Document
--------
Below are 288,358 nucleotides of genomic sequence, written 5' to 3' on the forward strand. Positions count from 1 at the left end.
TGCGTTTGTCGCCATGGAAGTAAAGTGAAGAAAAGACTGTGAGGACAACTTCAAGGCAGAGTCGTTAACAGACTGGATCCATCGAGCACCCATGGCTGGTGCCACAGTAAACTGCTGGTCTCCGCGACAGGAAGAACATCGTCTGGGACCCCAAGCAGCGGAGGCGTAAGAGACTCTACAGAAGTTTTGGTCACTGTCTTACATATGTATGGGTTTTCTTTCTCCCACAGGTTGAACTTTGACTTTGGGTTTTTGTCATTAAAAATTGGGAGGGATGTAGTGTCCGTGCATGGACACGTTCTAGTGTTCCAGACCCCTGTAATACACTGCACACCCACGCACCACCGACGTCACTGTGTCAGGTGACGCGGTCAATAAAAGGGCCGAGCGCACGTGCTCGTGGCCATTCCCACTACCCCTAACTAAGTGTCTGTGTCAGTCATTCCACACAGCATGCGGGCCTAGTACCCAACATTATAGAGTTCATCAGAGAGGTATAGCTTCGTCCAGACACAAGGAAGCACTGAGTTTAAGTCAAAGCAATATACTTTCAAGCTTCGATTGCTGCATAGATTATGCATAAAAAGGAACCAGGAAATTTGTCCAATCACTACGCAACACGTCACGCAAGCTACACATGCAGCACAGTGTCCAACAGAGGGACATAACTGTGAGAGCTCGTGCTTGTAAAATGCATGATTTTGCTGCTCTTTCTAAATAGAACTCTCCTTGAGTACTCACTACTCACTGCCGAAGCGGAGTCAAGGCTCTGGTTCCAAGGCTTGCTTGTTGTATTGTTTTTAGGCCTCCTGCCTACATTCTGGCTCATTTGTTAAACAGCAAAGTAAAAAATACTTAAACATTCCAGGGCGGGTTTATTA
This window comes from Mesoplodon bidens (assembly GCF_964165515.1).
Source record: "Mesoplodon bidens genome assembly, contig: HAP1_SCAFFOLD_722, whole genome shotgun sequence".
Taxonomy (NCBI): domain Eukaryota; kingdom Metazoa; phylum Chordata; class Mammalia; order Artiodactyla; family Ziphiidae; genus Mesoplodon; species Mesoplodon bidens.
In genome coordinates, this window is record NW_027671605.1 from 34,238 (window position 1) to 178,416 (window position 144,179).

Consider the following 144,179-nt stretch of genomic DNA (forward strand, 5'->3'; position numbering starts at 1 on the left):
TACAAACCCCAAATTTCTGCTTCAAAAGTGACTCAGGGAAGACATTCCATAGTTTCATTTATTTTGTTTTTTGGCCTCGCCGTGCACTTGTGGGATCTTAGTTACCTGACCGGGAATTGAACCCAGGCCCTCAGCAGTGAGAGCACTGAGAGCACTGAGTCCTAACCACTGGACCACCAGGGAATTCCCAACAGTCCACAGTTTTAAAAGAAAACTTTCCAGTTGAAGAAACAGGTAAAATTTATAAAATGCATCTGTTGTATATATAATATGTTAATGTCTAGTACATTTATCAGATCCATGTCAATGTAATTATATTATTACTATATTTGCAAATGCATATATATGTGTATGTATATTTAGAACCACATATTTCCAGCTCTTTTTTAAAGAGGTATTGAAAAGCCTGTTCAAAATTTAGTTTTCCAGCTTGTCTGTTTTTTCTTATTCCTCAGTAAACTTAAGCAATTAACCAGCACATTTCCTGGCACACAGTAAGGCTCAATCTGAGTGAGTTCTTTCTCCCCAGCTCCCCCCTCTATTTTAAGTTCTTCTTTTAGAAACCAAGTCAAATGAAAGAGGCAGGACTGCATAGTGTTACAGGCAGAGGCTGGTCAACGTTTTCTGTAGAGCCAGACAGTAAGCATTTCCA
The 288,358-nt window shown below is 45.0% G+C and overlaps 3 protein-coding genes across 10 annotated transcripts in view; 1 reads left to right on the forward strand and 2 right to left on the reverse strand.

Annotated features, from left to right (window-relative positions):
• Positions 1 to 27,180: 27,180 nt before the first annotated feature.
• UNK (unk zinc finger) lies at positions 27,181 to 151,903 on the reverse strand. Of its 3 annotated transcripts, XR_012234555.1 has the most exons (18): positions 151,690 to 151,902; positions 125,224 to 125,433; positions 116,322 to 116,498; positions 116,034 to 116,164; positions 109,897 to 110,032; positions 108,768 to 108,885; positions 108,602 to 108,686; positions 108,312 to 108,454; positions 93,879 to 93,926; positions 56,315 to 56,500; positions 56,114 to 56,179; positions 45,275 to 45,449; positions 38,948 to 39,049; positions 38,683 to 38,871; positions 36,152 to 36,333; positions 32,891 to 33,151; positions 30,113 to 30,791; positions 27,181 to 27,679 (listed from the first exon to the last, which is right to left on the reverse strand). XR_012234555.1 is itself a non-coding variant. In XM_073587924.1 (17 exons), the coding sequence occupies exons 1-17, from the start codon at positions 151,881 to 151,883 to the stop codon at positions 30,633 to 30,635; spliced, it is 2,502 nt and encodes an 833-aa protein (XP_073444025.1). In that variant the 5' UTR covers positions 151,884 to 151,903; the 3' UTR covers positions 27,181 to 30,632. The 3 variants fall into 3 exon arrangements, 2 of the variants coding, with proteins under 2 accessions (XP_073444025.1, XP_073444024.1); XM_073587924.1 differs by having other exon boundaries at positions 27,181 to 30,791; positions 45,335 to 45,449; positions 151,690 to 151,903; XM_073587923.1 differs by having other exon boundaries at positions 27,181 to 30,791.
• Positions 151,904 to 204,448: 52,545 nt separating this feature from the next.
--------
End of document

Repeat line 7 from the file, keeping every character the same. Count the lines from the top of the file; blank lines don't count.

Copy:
Consider the following 144,179-nt stretch of genomic DNA (forward strand, 5'->3'; position numbering starts at 1 on the left):